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Logo: Rethinking Drinking - Alcohol and your health

What's a "standard" drink?

Many people are surprised to learn what counts as a drink. In the United States, a "standard" drink is any drink that contains about 0.6 fluid ounces or 14 grams of "pure" alcohol. Although the drinks below are different sizes, each contains approximately the same amount of alcohol and counts as a single standard drink.

12 fl oz of
regular beer
= 8-9 fl oz of
malt liquor
(shown in a 12-oz glass)
= 5 fl oz of
table wine
= 3-4 oz of
fortified wine
(such as sherry or port; 3.5 oz shown)
= 2-3 oz of
cordial, liqueur, or aperitif
(2.5 oz shown)
= 1.5 oz of
brandy
(a single jigger or shot)
= 1.5 fl oz shot of
80-proof spirits
("hard liquor")
12 fl oz of regular beer - about 5% alcohol   8 - 9 fl oz of malt liquor in a 12 oz glass - about 7% alcohol   5 fl oz of table wine - about 12% alcohol   3-4 oz of fortified wine - about 17% alcohol   2-3 oz of cordial, liquer, or aperitif - about 24% alcohol   1.5 oz of brandy (a single jigger) - about 40% alcohol   1.5 fl oz shot of 80-proof spirits ('hard liquor' - whiskey, gin, rum, , vodka, tequila, etc.) - about 40% alcohol
about 5% alcohol   about 7% alcohol   about 12% alcohol   about 17% alcohol   about 24% alcohol   about 40% alcohol   about 40% alcohol
The percent of "pure" alcohol, expressed here as alcohol by volume (alc/vol), varies by beverage.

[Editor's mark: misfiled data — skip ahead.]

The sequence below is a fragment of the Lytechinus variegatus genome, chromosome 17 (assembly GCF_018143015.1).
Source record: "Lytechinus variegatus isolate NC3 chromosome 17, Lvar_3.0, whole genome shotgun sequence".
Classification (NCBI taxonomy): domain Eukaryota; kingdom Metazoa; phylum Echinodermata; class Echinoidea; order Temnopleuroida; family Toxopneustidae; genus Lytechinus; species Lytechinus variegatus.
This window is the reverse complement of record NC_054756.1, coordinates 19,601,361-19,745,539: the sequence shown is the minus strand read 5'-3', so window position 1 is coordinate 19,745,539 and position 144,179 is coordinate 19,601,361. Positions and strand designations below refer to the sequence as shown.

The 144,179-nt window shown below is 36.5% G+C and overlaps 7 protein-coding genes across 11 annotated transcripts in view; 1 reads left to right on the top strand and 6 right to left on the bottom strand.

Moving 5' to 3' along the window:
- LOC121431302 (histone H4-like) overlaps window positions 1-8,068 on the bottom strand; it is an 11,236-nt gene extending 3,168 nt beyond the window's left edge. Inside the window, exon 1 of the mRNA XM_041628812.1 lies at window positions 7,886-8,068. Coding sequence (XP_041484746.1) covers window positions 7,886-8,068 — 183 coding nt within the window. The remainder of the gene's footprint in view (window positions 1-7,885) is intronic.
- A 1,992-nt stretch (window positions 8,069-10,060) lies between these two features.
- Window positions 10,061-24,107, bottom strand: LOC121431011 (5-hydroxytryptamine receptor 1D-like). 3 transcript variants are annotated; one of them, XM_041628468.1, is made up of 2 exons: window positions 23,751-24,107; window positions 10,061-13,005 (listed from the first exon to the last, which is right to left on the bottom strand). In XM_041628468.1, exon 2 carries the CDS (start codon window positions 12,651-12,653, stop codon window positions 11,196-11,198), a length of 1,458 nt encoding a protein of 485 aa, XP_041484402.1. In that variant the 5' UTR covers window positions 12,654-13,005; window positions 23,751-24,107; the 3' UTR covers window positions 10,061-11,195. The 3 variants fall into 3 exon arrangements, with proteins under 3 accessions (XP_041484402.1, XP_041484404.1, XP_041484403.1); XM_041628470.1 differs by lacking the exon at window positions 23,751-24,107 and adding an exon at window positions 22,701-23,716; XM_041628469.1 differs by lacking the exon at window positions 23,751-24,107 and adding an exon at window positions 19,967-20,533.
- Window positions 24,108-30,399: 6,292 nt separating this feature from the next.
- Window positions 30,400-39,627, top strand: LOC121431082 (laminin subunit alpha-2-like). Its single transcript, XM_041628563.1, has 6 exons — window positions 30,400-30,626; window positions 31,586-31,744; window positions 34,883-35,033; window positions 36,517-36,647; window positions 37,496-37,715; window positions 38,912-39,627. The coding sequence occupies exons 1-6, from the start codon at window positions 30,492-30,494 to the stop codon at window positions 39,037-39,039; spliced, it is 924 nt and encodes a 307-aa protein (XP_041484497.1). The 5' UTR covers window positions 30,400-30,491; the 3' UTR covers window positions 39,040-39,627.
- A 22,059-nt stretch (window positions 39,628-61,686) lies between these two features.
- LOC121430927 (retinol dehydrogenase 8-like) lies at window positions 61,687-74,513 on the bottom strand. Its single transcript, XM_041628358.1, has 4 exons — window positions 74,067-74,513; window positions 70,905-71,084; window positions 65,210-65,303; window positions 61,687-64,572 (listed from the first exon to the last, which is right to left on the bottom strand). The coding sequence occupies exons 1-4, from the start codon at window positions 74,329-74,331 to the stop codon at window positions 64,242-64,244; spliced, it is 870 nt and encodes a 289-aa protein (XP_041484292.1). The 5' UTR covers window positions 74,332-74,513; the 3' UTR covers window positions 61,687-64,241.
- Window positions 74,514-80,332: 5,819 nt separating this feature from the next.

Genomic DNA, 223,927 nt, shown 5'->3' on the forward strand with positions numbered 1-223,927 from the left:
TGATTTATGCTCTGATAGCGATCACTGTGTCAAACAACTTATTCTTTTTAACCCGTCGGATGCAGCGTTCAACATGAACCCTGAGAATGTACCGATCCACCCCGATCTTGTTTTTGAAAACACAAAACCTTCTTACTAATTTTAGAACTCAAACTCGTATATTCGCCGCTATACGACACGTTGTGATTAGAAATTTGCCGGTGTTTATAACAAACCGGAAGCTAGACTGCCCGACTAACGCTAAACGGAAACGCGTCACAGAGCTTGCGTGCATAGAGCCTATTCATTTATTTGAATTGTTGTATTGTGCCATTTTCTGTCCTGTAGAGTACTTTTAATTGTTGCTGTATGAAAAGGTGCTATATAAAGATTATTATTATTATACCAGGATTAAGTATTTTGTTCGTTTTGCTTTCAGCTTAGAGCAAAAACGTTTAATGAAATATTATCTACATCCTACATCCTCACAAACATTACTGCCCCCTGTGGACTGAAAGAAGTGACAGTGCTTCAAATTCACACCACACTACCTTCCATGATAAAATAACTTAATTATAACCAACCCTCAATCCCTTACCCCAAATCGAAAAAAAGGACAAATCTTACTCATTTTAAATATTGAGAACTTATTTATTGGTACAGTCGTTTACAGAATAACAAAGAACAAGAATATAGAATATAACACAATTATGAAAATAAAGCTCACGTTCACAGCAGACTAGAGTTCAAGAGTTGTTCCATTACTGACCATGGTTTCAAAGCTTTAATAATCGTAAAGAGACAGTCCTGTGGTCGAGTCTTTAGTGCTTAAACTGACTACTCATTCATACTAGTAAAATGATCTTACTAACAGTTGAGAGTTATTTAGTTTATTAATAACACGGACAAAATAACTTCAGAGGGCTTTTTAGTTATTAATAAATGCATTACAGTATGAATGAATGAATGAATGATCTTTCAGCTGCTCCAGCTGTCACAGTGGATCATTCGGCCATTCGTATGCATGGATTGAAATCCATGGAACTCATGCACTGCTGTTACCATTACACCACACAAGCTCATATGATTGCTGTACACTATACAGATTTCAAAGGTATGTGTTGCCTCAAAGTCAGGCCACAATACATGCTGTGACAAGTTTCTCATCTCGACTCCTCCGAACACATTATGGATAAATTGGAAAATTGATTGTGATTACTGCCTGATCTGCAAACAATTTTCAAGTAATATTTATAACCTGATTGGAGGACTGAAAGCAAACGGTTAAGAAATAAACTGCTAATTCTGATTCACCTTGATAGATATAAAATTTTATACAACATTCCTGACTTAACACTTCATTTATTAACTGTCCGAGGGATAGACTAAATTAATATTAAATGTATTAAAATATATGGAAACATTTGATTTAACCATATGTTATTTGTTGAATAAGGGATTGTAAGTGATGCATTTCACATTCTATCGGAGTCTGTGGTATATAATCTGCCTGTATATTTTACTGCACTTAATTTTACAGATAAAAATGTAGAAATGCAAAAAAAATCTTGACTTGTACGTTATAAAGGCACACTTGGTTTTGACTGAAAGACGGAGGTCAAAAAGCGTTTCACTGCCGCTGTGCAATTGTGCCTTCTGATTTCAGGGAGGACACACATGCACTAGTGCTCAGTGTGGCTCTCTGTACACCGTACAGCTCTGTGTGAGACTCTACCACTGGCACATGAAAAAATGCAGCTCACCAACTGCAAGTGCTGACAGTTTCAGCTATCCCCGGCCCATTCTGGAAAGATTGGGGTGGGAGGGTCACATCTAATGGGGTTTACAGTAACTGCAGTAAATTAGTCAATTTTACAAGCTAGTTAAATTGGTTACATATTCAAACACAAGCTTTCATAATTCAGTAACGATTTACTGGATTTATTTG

The examples above serve as a starting point for comparison. For different types of beer, wine, or malt liquor, the alcohol content can vary greatly. Some differences are smaller than you might expect, however. Many light beers, for example, have almost as much alcohol as regular beer—about 85% as much, or 4.2% versus 5.0% alcohol by volume (alc/vol), on average.

If you want to know the alcohol content of a canned or bottled beverage, start by checking the label. Not all beverages are required to list the alcohol content, so you may need to search online for a reliable source of information, such as the bottler's Web site. For fact sheets about how to read wine, malt beverage, and distilled spirits labels, visit the consumer corner of the U.S. Alcohol and Tobacco Tax and Trade Bureau.

Although the "standard" drink amounts are helpful for following health guidelines, they may not reflect customary serving sizes. For example, a single mixed drink made with hard liquor can contain 1 to 3 or more standard drinks, depending on the type of spirits and the recipe. If you want to know how much alcohol is in a cocktail or a beverage container, try one of our calculators.
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